Configuring the Network in Windows XP
- IP Addressing
First off we have to assign each PC on the network with an IP (Internet Protocol) address. In terms of the Internet, an IP address is the number your computer is given, as a means of identification when you connect to the Internet, be it "static" or "dynamic". An IP address on computers on your LAN works exactly the same, except your home network is "internal" and you can choose any IP address you like instead of being given one automatically by your ISP (Internet Service Provider). The standard IP range I'm talking about is known as the reserved Class C subnet and this offers IP addresses on the single workgroup of 192.168.0.1 to 192.168.0.254. This means you can have up to 254 computers on each workgroup. Usually the server would have an IP address of 192.168.0.1. When you enable Internet Connection Sharing on your Internet account account your server will automatically be assigned this IP by default.
- Server Configuration
NOTE: Under XP and Windows NT based OS' you may need to be logged in with administrative privileges to change these settings.
OK - Once your system is setup with the NIC installed correctly, we can setup the IP address of each system and which workgroup it belongs to and so forth. Let's start with the IP address. Click Start -> Settings -> Network Connections now right click on "Local Area Connection" and click Properties. Next highlight Internet Protocol (TCP/IP) and click Properties. You will then be given a screen like the one pictured below...
For the screenshot above, presume we are changing the IP address for the server. This is all that needs to be changed for the server; the screenshot below shows what needed to be changed for the other computers on the network, the client computers. Below is a screenshot to demonstrate just how your server will act in a graphical sense...
- Client PC Configuration
Above we can see that one of the client computers is using an IP address of 192.168.0.5. The subnet mask is set automatically so there is no need to worry about it. You can use any IP address you like, as long as it is in the range mentioned above and as long as no more than one machine on the network and workgroup has that IP - Windows will prompt you with this warning if more than one machine try to share an IP. Again, below is a screenshot to demonstrate just how your client computer will act in a graphical sense...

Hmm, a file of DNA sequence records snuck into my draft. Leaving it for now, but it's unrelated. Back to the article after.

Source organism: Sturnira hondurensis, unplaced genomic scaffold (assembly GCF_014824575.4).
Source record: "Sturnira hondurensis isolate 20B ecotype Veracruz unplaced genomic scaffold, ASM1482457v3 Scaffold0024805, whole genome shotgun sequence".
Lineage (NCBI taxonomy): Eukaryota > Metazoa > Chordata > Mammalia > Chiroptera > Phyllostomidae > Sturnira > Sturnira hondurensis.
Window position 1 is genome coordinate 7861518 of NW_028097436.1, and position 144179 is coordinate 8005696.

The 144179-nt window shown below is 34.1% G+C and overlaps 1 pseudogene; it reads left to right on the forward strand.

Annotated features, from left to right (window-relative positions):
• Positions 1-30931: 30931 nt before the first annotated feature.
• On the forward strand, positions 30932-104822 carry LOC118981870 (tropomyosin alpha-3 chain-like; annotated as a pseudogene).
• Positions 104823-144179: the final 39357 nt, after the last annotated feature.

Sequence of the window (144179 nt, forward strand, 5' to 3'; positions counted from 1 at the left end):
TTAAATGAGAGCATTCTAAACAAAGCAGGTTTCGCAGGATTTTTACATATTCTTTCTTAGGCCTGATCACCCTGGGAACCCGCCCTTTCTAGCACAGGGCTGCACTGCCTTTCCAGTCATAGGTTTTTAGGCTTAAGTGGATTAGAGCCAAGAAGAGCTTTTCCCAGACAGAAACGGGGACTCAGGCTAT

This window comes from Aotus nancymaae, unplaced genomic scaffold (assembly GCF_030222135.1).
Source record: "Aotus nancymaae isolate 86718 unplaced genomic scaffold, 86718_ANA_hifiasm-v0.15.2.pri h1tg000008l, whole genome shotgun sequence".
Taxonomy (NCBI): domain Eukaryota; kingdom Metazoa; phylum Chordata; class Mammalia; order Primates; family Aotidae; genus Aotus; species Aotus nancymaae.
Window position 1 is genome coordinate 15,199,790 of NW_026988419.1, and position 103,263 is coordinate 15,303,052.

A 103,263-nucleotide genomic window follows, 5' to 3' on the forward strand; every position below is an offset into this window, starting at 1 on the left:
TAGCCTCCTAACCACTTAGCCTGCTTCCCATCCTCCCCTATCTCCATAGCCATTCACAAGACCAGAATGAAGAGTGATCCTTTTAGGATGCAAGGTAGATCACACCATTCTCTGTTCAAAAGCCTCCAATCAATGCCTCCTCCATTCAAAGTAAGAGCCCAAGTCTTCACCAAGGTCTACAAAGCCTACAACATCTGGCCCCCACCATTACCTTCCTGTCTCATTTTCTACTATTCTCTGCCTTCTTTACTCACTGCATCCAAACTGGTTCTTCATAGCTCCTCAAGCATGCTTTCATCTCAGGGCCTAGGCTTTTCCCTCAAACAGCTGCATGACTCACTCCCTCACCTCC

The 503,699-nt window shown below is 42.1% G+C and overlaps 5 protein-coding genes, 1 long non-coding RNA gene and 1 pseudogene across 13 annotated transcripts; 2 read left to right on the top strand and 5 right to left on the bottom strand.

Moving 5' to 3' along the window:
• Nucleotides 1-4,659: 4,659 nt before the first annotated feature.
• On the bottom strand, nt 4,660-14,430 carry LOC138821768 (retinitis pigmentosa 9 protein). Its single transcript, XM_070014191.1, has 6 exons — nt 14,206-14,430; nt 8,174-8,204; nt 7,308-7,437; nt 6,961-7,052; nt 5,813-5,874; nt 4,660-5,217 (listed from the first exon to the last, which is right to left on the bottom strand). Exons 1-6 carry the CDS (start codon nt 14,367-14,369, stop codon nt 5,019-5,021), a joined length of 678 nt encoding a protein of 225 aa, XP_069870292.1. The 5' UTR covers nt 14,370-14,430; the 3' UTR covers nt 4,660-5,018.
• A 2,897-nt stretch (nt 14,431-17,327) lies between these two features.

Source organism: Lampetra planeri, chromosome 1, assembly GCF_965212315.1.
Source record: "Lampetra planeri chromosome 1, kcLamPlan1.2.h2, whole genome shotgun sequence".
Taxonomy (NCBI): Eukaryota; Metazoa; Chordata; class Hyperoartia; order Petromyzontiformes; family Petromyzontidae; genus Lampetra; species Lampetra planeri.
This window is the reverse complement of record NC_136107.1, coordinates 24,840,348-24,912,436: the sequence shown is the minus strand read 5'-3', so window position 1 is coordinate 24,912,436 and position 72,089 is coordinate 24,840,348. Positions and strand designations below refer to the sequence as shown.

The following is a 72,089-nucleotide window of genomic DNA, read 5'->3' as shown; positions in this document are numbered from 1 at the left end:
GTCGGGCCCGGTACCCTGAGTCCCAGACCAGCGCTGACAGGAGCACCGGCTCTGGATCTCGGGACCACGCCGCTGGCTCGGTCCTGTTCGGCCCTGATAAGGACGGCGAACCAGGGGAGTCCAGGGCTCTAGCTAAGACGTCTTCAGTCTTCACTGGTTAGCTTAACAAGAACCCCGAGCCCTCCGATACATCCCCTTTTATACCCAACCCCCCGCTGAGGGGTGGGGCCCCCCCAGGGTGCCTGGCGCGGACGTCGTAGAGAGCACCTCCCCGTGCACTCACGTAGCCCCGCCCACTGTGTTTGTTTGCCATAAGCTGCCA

PRICING: You can find products similar to this one for sale below.
United States: Find other tech and computer products like this over at Amazon's website.
United Kingdom: Find other tech and computer products like this over at Amazon UK's website.
Canada: Find other tech and computer products like this over at Amazon Canada's website.
- We at TweakTown openly invite the companies who provide us with review samples / who are mentioned or discussed to express their opinion of our content. If any company representative wishes to respond, we will publish the response here.
Latest News Posts
- ARK: Survival Evolved developer has no ETA on DX12 patch
- The Witcher 3 receives a new 15GB patch, with a 13-page changelog
- Uber hack in early 2014 allegedly traced back to the CTO of Lyft
- Light's new camera has 16 camera sensors, takes 52-megapixel photos
- HP unveils its new 34-inch curved all-in-one 'Envy' PC
- GA-X58A-UD3R Rev1 SSD Boot Order Issue.
- Help Updating GA-X58A-UD3R Rev2.0 Bios
- Got a Gaming 9 ACK X99S MSI MB to trade ..
- Bootloop Issue with GA-Z97N-WiFi even after RMA
- D-Link DCH-S160 mydlink Wi-Fi Smart Home Water Sensor Review
- EVGA Gives Away Free Cooler Shroud Replacement to its HYBRID Series Owners
- Shuttle Offers Value Priced XPC Nano Small Form Factor PC
- MSI Announces the DS502 7.1 Gaming Headset with Active Noise-Cancelation
- Netgear Introduces Quad-Mode Business-Class Wireless-AC Access Points
- Nokia announces planned leadership and organizational structure for combined Nokia and Alcatel-Lucent